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The glossary in this Portal provides definitions of core terms closely related to the medium-term expenditure framework; and links to other online glossaries.

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An account is a tool which records, for a given aspect of economic life, (a) the uses and resources or (b) the changes in assets and the changes in liabilities and/or (c) the stock of assets and liabilities existing at a certain time; the transactions accounts include a balancing item which is used to equate the two sides of the accounts (e.g. resources and uses) and which is a meaningful measure of economic performance in itself.


Accountability is a government policy or management concept that means (i) politicians and public officials have to respond periodically to questions concerning their activities (answerability) and (ii) must be held responsible for the exercise of the authority provided to them. For effective accountability, clear lines of responsibility must be firmly established and consistently maintained. Accountability measures should address three questions: accountability by whom; accountability for what; and accountability to whom. To ensure that accountability is properly enforced, there is a need for predictable and meaningful consequences related to performance. In the public sector, accountability of individual officials, within their organisation and to external controlling bodies, is applied most often to how money has been spent and what results have been achieved. Crucial too in democratic systems is the general accountability of ministers to parliament and to the public at large.

Accounting Audit

Procedures used to verify accounting reports and statements.

Accounting controls

Accounting controls are procedures and documentation concerned with safeguarding of assets, the conduct and recording of financial transactions and the reliability of financial records. They are frequently based on standards issued by the ministry of finance or the supreme audit institution to ensure comparability of accounting practices across all ministries and conformity with national and/or international conventions.

Accrual accounting systems and cash accounting systems

Accrual accounting systems recognise transactions or events at the time economic value is created, transformed, exchanged, transferred, or extinguished - and all economic flows (not just cash) are recorded. Cash accounting systems recognise transactions and events when cash is received or paid. Unlike accrual accounting, cash accounting systems do not recognise non-cash events. A key difference is that cash accounting systems have no record of asset values, which has a significant impact on incentives concerning the use and maintenance of capital.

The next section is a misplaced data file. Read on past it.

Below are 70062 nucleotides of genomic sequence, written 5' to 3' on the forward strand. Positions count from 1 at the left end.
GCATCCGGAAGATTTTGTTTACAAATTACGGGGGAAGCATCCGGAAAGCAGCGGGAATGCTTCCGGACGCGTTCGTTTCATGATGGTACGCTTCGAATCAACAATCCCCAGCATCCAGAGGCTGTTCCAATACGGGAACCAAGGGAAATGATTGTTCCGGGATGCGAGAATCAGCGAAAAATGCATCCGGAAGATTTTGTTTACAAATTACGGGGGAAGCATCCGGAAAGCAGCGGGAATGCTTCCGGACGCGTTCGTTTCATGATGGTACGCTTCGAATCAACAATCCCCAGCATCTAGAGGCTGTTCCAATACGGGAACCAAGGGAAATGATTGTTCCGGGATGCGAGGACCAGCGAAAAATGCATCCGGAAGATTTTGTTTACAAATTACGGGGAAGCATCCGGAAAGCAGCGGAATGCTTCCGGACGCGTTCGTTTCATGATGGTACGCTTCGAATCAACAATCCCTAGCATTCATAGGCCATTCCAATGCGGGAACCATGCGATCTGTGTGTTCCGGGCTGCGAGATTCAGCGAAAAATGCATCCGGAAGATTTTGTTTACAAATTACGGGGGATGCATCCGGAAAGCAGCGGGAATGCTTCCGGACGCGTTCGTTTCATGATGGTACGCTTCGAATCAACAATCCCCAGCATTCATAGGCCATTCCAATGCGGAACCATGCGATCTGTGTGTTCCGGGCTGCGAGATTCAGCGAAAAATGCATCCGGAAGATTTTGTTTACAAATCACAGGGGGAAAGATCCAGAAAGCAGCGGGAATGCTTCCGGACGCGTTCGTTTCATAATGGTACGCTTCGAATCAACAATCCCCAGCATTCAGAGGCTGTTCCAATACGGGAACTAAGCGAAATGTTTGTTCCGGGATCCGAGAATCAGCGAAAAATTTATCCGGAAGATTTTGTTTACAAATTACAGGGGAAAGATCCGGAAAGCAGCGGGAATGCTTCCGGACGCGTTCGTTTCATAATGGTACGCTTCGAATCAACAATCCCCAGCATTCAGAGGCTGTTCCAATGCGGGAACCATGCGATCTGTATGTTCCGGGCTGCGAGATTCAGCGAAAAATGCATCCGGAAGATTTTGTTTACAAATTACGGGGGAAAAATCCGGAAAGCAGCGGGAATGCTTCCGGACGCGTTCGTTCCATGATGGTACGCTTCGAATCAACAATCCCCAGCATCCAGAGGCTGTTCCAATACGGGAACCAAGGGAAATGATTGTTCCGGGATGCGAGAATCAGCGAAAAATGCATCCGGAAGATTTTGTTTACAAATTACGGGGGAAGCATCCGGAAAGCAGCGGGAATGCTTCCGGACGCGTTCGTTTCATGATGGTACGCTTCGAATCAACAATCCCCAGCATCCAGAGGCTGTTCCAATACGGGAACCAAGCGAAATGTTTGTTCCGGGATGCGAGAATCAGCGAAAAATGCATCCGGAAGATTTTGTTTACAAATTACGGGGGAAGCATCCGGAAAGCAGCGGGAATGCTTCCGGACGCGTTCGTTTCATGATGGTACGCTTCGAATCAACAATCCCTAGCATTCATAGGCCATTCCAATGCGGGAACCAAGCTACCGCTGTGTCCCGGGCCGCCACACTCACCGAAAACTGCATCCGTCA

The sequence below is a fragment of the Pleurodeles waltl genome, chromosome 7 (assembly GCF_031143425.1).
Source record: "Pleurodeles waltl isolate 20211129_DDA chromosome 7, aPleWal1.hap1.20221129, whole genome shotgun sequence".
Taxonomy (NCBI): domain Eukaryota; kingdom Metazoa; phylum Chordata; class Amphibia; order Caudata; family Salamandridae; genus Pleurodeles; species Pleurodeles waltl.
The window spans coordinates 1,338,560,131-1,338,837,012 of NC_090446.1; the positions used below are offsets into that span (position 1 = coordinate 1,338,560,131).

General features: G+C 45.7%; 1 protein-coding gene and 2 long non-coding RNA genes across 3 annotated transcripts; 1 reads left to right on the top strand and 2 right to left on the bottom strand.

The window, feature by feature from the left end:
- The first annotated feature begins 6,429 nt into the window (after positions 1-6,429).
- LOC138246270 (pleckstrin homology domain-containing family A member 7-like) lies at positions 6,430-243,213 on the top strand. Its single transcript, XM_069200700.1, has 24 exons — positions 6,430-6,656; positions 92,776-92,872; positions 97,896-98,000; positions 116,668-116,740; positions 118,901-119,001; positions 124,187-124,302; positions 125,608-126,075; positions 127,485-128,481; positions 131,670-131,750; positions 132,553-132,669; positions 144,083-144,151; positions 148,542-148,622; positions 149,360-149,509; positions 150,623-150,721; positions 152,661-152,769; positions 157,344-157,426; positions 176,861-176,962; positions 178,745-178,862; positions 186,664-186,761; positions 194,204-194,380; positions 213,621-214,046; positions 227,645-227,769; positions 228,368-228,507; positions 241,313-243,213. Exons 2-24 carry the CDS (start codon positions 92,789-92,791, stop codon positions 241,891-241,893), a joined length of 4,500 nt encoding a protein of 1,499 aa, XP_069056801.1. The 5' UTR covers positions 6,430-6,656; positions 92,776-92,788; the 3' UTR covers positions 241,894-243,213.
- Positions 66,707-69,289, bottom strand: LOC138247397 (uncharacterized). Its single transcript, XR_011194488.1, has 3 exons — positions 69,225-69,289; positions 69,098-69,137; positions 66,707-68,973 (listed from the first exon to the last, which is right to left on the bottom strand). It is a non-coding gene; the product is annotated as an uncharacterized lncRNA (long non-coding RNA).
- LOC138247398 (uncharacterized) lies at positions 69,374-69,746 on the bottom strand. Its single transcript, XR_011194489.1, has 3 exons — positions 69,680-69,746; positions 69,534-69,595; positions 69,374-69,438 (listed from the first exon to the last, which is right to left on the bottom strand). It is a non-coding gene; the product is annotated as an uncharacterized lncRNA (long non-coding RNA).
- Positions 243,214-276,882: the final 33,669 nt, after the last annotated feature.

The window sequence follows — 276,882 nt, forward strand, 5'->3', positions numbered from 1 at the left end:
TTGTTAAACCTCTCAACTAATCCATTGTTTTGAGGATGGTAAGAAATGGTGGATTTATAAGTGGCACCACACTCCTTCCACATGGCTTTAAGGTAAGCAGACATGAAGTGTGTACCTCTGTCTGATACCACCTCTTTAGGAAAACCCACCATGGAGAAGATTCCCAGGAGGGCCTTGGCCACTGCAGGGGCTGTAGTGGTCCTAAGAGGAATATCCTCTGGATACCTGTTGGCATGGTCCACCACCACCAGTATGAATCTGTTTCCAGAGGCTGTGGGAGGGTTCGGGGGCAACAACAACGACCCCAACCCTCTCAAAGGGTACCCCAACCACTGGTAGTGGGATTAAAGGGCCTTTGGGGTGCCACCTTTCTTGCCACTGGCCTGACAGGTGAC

Accrual-based budget (accrual budgeting)

This term, accrual-based budget, can be interpreted in two ways: (i) budgetary documents that include in addition to cash-based appropriations accrual accounting information; or (ii) budgetary appropriations based on accrual accounting information, e.g. including provision for depreciation. It is a process through which the government agencies are funded and monitored on the basis of their delivery of outputs, which have been costed on full accrual basis.

Administrative controls

Administrative controls are non-financial procedures and records of ministries which ensure compliance with rules on: appointment, promotion, pay, and disciplining of personnel; public procurement (bids, tenders, contract management, etc.); equal opportunities for minority groups; the handling of information flows; and travel and entertainment allowances, etc.


Aid (or “international aid”, “overseas aid”, or “foreign aid”) is the help, mostly economic, which may be provided to communities or countries in the event of a humanitarian crisis or to achieve a socioeconomic objective. Humanitarian aid is therefore primarily used for emergency relief, while development aid aims to create long-term sustainable economic growth.